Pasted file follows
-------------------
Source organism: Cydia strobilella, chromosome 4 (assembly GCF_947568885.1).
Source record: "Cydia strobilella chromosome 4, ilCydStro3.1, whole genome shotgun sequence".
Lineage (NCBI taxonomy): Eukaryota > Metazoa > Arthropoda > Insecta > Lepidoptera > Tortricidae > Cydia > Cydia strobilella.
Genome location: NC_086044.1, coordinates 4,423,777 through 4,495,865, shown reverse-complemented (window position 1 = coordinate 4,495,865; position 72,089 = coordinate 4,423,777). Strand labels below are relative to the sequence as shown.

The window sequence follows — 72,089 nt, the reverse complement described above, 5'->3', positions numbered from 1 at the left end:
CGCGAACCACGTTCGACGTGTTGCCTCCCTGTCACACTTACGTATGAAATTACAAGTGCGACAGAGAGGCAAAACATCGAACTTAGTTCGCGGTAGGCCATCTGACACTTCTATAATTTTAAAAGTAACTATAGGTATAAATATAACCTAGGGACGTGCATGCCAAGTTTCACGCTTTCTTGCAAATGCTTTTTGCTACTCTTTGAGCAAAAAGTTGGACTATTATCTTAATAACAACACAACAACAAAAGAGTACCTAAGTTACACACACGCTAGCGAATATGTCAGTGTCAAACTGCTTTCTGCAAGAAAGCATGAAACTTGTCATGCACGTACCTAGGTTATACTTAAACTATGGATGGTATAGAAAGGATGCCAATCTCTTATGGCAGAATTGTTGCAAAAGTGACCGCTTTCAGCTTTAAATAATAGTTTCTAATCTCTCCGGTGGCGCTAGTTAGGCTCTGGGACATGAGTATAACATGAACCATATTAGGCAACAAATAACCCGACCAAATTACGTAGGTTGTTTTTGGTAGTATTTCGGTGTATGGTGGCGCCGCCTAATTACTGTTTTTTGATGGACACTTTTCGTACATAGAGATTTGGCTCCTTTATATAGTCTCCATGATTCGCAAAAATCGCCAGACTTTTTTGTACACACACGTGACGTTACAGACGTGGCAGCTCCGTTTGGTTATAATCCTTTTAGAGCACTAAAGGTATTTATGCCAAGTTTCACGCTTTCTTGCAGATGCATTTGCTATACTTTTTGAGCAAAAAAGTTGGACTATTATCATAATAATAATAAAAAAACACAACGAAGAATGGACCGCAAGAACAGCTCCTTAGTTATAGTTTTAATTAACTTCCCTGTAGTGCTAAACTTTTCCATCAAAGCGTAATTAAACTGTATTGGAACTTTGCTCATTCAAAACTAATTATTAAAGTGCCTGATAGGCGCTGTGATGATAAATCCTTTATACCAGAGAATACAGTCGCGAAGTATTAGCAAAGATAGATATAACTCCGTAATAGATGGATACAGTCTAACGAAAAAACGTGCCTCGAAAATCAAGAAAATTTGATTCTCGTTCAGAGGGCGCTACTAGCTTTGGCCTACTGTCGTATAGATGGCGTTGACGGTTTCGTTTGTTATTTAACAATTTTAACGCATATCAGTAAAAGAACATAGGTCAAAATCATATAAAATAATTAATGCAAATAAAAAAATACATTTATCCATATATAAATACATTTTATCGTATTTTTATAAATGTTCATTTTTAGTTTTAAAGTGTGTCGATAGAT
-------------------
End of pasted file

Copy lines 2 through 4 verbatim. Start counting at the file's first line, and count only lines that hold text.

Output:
Source record: "Cydia strobilella chromosome 4, ilCydStro3.1, whole genome shotgun sequence".
Lineage (NCBI taxonomy): Eukaryota > Metazoa > Arthropoda > Insecta > Lepidoptera > Tortricidae > Cydia > Cydia strobilella.
Genome location: NC_086044.1, coordinates 4,423,777 through 4,495,865, shown reverse-complemented (window position 1 = coordinate 4,495,865; position 72,089 = coordinate 4,423,777). Strand labels below are relative to the sequence as shown.